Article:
It’s a big day here in Brazil. For the past week, it’s been impossible to go anywhere in Sao Paulo without hearing “Dilma! PT! PSDB!” as well as a number of choice words I will leave to your imagination. Campaign posters are everywhere, TV stations have been airing publically funded campaign ads in specified time blocks, and the streets are filled with people handing out political propaganda. On Thursday, the fourth presidential debate was held, and over the weekend, Brazilians all over the country journeyed to their hometowns to place their votes. By now, Sunday evening, the votes are in, indicating essentially that all the excitement is culminating in six more weeks of winter.
Because no one candidate garnered the majority of the votes in today’s first round of elections, the top two candidates: the current president and PT’s Dilma Roussef and her PSDB rival Aécio Neves will go head-to-head two weeks from now. This was a surprising first round result in what has been a dramatic and even tragic election season. On August 13th, less than two months before election day, Eduardo Campos, the candidate representing Brazil’s third major party (PSB) died in a plane crash in Sao Paulo state. At the time, he was polling well behind the other two candidates, and it seemed clear that Dilma would keep the presidency. However, after tragedy struck, Campos’ vice president Marina Silva began to rise in the polls, giving all indication that this radical environmentalist who grew up poor and illiterate in an Amazonian state, might give Dilma a run for her money.
Since I arrived on September 6th, however, Marina has been slowly falling in the polls. Post-election reports today suggest that after the dust from the tragedy had settled, people began to feel that Marina was simply not suitable for the job, just as Aécio was beginning to cement his reputation for (relative) competence. Each candidate has, of course, personal platforms, but this does not seem to be the primary driver of peoples’ voting decisions. Rather Brazilian politics takes the concept of trust and likeability to a whole new level. Many of my students have told me (and yes, I have co-opted some of my English “conversation” classes as an opportunity to learn about the basics of Brazilian politics) that, unlike the US’s extreme political polarization, the three powerhouse political parties in Brazil are ideologically quite similar. It is therefore not so much political platforms that people vote for as it is the person. In practice this seems to boil down to voting for whoever is the “menos pior,” or the “least bad” or corrupt rather than there existing any candidates anyone is actually excited about. In fact, apparently the presidential debate last week devolved quickly into a series of “no, you’re corrupt” mudslinging.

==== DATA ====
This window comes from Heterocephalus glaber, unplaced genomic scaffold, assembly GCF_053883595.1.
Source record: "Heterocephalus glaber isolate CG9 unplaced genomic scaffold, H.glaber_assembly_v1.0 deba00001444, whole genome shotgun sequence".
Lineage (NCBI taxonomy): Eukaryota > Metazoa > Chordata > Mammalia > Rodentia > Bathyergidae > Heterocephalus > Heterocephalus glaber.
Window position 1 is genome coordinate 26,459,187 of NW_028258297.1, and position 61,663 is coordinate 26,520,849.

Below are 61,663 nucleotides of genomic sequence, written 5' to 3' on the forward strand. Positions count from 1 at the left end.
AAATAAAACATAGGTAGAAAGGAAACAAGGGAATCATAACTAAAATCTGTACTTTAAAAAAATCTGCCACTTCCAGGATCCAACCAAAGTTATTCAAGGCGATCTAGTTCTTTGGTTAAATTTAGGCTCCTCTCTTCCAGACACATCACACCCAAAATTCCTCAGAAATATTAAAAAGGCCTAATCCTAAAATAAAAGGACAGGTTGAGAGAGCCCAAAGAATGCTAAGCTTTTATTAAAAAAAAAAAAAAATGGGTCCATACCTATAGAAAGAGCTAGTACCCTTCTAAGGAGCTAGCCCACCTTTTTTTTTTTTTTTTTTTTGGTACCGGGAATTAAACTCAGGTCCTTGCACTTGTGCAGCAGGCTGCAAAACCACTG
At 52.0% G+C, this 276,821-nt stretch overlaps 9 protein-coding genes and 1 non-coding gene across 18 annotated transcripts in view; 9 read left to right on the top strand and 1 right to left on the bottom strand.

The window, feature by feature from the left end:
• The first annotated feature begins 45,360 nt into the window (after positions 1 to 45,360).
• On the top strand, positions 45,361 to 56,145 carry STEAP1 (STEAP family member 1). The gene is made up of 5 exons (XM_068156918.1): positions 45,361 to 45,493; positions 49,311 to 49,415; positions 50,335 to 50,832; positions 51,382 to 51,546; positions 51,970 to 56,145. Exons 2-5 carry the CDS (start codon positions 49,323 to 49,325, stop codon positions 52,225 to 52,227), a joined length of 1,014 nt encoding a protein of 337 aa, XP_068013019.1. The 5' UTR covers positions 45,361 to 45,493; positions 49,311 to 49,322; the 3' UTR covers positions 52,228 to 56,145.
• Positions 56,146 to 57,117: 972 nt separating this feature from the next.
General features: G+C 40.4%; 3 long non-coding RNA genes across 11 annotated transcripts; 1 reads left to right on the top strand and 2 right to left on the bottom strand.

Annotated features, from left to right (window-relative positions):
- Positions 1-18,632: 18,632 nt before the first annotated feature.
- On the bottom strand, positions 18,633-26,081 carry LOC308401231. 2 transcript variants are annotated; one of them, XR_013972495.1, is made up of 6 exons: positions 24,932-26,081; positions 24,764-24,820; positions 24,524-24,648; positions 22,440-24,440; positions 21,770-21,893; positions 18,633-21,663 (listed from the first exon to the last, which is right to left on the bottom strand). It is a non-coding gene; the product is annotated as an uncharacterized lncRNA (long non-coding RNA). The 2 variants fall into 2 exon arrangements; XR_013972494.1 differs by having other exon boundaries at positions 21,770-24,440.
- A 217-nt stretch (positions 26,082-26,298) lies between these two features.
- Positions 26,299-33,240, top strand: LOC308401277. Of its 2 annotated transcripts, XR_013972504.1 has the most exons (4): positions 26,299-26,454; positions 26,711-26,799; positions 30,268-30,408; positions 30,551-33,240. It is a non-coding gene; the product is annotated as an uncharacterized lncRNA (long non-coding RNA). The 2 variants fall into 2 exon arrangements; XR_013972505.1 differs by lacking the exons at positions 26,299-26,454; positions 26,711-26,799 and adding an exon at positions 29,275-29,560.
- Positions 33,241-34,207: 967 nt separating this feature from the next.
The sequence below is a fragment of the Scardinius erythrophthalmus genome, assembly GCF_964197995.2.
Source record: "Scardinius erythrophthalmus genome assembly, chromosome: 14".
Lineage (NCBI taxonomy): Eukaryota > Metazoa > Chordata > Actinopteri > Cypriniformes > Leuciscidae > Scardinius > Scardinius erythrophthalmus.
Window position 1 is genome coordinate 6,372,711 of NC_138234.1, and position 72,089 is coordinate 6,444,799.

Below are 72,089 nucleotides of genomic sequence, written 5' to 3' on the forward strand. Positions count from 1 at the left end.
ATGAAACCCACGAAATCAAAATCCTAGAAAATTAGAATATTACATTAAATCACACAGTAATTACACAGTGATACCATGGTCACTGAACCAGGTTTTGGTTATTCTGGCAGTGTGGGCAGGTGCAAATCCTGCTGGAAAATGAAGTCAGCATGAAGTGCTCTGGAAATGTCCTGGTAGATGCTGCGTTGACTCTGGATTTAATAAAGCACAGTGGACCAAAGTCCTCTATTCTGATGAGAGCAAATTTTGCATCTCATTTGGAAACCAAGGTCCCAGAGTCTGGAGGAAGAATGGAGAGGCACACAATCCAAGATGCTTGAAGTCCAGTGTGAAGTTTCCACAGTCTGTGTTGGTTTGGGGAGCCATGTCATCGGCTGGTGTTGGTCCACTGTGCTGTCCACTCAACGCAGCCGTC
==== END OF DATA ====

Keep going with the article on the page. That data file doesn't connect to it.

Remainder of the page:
Given the history of military rule as well as extreme corruption within the more recent democracy, it is then unsurprising that Brazilians are disillusioned with their government. Interestingly, everyone I’ve met has viewed a Dilma victory as an inevitability yet has believed Aécio to be the far superior candidate (or at least less corrupt) who will never win. In Sao Paulo, Marina seemed to be universally disregarded as the candidate who simply did not have the right “postura” to be president. Brazilian news reports have lauded all three candidates not for their successes but for the fact that they are unlikely to reinstate military rule and revert the country back 30 years. Knowing of course that the people I talk to represent a very specific subpopulation of Brazilians, I was still confused as to how everyone could expect a Dilma victory when many of the people I know, after missing or voting “blank” in the first round, are going out of their way just to vote against Dilma in the second. But then several people explained to me that the obligatory nature of voting here may have a very specific, possibly intended consequence. While you can “justificar” if you can’t get back to your state of residence to vote, forcing everyone to vote means, according to many Paulistanos, that the vote of “poor illiterates in the Northeast” can be easily bought with a free T-shirt from Marina or Dilma.
As a timely bit of culture, yesterday, I went to see “O Candidato Honesto,” my first Brazilian movie-theater movie. The premise is exactly the same as “Liar Liar,” but instead of a dishonest lawyer, there is a corrupt politician who is suddenly unable to lie. The predictable gags ensue when he can no longer tell his wife that she doesn’t look fat in that dress or his girlfriend that he’d been missing her. Of course the real problems ensue when he voluntarily admits to multiple cases of under-the-table political dealings. While it was far from an inventive movie—even the lead’s brand of physical comedy was highly reminiscent of Jim Carrey—it provided me with some more perspective on the general Brazilian frustration with politicians. The lead character’s rousing speech at the end (sorry, spoiler alert!) suggests how deeply Brazil yearns for the ability to truly trust its politicians. This runs much deeper than the American desire that our politicians will ever accomplish anything they promised in their campaign speeches. Here, people seek the rare candidate who won’t steal their money. They want the exorbitant taxes they pay to go toward bettering their roads and to other public works, the results of which they will actually see. As the “honest candidate” closes in his speech: the Brazilian people deserve both a better candidate and a better system that won’t allow votes to be sold for a t-shirt. Then and only then will there be a better Brazil.